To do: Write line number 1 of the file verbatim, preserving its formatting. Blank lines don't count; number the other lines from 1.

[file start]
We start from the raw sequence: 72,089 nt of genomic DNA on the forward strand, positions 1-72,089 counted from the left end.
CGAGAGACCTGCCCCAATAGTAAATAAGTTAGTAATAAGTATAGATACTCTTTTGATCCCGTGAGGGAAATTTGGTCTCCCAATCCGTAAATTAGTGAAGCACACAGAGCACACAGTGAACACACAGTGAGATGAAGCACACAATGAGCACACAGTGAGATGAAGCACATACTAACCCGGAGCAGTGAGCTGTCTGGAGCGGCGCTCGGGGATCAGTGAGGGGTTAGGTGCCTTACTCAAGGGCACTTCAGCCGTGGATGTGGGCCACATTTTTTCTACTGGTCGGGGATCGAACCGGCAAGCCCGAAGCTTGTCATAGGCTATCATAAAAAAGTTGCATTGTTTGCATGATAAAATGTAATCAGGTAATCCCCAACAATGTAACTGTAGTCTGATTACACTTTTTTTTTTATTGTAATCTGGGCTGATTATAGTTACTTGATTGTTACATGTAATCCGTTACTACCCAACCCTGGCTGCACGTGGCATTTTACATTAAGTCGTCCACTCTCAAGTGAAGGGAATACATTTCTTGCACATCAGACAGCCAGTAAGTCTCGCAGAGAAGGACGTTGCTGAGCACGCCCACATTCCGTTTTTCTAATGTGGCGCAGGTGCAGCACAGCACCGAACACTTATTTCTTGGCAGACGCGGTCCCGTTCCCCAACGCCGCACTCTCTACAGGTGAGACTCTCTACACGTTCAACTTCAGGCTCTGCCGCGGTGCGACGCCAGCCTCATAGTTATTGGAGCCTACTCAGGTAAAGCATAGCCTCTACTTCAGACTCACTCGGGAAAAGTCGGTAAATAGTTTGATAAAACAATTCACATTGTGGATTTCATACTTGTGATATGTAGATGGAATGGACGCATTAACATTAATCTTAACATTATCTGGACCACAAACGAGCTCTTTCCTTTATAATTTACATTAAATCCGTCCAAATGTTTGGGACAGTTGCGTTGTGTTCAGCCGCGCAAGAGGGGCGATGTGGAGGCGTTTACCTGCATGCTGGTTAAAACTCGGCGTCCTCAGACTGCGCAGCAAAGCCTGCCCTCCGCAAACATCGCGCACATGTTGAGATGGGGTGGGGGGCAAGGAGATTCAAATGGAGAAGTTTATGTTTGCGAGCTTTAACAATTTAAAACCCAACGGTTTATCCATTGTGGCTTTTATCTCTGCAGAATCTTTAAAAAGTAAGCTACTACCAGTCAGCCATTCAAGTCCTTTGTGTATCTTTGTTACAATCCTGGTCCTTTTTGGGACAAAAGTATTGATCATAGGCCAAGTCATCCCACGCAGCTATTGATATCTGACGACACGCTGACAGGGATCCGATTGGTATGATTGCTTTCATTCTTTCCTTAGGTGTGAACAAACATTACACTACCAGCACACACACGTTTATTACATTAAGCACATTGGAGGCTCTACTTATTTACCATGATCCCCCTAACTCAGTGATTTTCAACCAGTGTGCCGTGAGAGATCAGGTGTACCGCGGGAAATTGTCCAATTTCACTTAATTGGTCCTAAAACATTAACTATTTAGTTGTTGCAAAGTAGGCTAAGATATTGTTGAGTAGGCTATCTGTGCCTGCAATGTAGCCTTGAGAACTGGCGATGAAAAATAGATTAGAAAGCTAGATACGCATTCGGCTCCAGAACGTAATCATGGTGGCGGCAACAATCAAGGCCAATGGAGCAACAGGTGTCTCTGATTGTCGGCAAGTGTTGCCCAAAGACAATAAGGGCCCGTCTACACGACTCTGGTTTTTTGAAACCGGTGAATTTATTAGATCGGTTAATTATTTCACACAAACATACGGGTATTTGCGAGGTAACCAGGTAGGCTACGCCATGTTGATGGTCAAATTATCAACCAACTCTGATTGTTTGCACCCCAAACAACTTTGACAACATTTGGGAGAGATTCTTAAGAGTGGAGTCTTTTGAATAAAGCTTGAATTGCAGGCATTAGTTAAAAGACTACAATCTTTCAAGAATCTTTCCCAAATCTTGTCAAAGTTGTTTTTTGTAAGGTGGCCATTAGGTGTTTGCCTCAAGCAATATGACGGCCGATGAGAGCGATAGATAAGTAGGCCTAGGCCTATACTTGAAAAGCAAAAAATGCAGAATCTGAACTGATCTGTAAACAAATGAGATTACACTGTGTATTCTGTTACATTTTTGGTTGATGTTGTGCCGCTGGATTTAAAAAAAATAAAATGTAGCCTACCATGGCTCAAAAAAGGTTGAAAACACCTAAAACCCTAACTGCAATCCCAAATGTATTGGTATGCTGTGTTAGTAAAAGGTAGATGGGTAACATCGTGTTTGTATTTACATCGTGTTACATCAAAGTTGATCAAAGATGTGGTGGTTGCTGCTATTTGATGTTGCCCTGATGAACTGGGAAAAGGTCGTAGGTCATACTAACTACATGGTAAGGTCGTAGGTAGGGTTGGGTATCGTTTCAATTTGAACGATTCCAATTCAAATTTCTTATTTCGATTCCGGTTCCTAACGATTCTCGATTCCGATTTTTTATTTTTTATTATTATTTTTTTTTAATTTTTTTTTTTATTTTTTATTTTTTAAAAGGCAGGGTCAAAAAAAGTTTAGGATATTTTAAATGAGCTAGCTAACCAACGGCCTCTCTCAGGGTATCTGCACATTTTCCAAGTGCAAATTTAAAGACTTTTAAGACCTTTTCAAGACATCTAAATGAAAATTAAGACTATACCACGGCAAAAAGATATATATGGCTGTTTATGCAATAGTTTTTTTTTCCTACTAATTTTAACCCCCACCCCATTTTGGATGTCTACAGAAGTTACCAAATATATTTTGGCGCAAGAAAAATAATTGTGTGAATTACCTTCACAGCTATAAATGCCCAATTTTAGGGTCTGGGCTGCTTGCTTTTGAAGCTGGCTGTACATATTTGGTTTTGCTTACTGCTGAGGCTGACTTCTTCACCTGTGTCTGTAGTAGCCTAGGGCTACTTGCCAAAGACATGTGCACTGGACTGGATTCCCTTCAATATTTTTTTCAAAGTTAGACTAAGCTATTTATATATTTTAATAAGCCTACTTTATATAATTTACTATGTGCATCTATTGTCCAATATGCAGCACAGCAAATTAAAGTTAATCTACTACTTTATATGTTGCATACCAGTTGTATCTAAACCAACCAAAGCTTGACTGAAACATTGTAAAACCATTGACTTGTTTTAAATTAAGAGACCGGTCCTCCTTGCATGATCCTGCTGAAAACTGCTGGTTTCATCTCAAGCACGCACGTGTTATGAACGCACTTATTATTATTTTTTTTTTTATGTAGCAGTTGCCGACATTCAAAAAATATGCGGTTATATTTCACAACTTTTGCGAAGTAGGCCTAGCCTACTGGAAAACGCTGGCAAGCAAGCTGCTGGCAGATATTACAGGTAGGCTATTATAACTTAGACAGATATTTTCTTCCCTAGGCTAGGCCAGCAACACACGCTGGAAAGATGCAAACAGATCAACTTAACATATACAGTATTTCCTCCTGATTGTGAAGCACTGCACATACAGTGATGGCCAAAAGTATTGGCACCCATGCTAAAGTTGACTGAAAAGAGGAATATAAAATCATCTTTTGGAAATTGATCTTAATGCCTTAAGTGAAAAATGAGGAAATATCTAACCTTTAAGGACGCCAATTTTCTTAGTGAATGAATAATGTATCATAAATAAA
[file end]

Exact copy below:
We start from the raw sequence: 72,089 nt of genomic DNA on the forward strand, positions 1-72,089 counted from the left end.